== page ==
Buddy Miles and Jimi Hendrix
Reblogged from bluesfolkcountry
Alonzo “Lonnie” Johnson (February 8, 1899 – June 16, 1970) was an American blues and jazz singer/guitarist and songwriter who pioneered the role of jazz guitar and is recognized as the first to play single-string guitar solos. Johnson was not only one of the few black blues musicians invited to be ‘guest featured’ on a number of jazz recording sessions, he was also one of the only classic 1920’s blues artists to have a revived a high-charting career after WWII. Johnson was born in Orleans Parish, New Orleans, Louisiana and raised in a family of musicians. He studied violin, piano and guitar as a child, and learned to play various other instruments including the mandolin, but concentrated on the guitar throughout his professional career. “There was music all around us,” he recalled, “and in my family you’d better play something, even if you just banged on a tin can.”… In 1925 Lonnie married, and his wife Mary soon began to pursue a blues career… Mary… states that her interest in writing and performing blues material began when she started helping Lonnie write songs, and developed from there. Curiously enough, the two never recorded together. They had six children before their divorce in 1932… In December 1927, Johnson recorded in Chicago as a guest artist with Louis Armstrong and his Hot Five… In 1928 he recorded “Hot and Bothered”, “Move Over”, and “The Mooche” with Duke Ellington on Okeh records… He pioneered the guitar solo on the 1927 track “6/88 Glide” and many of his early recordings showed him playing 12-string guitar solos… He excelled in purely instrumental pieces, some of which he recorded with the white jazz guitarist Eddie Lang, whom he teamed up with in 1929. These recordings were among the first in history to feature black and white musicians performing together, but Lang was credited as Blind Willie Dunn to disguise the fact… After World War II, Johnson made the transition to rhythm and blues… and had reported sales of three million copies… His career had been a roller coaster ride that sometimes took him away from music. In between great musical accomplishments, he had found it necessary to take menial jobs that ranged from working in a steel foundry to mopping floors as a janitor… In March 1969, he was hit by a car while walking on a sidewalk in Toronto. Johnson was seriously injured, suffering a broken hip and kidney injuries… He was able to return to the stage for one performance at Massey Hall on February 23, 1970, walking with the aid of a cane to sing a couple of songs with Buddy Guy and receiving a standing ovation. He died on June 16, 1970 and was buried at Mount Hope Cemetery in Toronto. At the time, Johnson was reported to have been “virtually broke.” In 1993, Smithsonian Folkways released The Complete Folkways Recordings, Johnson’s anthology of music on Folkways Records. He had been featured on several compilation blues albums, on Folkways, beginning in the 1960s, but had never released a solo album on the label in his lifetime… Lonnie Johnson’s early recordings are the first guitar recordings that display a single-note soloing style with use of string bending and vibrato. While it cannot be proven that this contains the influence of earlier players who did not record, it is the origin of Blues and Rock solo guitar. Johnson’s influence is obvious in Django Reinhardt, T-Bone Walker and virtually all electric blues guitar players. One of Elvis Presley’s earliest recordings was Johnson’s blues ballad, “Tomorrow Night”… In 1957, it was also recorded by Jerry Lee Lewis. - Wikipedia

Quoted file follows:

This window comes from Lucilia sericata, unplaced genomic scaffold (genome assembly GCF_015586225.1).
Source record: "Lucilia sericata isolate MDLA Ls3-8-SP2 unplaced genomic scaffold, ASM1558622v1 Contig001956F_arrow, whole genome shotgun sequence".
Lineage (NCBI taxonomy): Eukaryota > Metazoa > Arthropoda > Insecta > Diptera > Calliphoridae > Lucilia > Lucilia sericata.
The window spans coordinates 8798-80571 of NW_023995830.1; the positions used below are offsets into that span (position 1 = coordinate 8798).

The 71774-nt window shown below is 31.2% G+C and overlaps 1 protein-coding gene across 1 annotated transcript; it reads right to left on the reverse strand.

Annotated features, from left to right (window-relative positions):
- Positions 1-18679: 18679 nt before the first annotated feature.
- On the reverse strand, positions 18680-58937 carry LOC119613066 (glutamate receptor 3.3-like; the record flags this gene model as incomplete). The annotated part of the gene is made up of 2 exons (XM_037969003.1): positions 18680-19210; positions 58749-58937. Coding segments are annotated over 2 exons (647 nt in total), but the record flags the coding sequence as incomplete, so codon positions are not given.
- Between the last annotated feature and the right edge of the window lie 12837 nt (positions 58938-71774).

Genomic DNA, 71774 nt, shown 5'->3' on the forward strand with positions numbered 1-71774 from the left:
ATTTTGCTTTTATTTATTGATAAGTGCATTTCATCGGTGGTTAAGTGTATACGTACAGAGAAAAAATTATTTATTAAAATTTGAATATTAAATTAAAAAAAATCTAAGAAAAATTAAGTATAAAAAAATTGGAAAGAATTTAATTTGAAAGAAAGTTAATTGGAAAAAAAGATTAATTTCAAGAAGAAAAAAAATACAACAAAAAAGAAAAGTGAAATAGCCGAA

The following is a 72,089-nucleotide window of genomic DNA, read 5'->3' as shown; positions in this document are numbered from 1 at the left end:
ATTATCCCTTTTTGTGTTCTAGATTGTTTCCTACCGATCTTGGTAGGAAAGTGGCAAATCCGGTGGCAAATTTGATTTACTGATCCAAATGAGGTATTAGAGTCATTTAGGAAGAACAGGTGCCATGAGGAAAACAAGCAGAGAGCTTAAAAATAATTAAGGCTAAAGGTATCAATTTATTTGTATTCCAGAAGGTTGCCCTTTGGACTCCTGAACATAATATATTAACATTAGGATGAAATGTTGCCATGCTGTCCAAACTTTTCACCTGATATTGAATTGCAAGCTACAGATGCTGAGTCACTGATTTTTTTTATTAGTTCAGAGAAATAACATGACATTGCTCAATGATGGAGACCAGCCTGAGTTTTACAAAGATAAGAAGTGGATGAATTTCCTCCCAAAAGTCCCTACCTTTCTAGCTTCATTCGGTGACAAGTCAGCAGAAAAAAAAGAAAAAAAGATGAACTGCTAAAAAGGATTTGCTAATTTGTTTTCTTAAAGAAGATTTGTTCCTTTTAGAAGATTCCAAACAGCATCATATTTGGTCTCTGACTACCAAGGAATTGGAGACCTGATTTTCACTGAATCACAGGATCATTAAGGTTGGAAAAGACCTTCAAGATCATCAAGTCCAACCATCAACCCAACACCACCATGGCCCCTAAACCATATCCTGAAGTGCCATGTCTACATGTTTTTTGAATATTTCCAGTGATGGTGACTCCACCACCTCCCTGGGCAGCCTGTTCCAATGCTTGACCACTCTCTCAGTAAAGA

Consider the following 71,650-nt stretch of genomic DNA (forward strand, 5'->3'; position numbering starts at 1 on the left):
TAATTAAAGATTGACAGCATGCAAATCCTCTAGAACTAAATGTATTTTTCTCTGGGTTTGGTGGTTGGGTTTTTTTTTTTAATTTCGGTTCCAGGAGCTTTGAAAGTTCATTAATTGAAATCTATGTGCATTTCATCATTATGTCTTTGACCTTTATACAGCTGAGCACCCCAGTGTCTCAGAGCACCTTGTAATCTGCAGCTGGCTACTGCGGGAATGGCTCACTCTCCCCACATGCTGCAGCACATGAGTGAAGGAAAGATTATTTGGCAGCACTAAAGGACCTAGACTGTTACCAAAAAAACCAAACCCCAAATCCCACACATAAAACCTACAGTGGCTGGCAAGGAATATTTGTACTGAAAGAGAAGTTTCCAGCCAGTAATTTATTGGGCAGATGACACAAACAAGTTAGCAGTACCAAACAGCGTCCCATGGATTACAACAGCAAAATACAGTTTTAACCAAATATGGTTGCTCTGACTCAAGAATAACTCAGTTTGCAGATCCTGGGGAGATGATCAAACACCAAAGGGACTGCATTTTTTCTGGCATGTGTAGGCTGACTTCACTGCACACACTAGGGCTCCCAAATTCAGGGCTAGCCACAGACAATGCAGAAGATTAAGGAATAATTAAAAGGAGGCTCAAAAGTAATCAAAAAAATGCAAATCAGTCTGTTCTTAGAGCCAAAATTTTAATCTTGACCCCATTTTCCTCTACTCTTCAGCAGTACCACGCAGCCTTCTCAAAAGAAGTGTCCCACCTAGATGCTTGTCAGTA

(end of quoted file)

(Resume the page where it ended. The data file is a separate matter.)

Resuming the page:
One of my favorites for sure!
Mississippi John Hurt in the sixties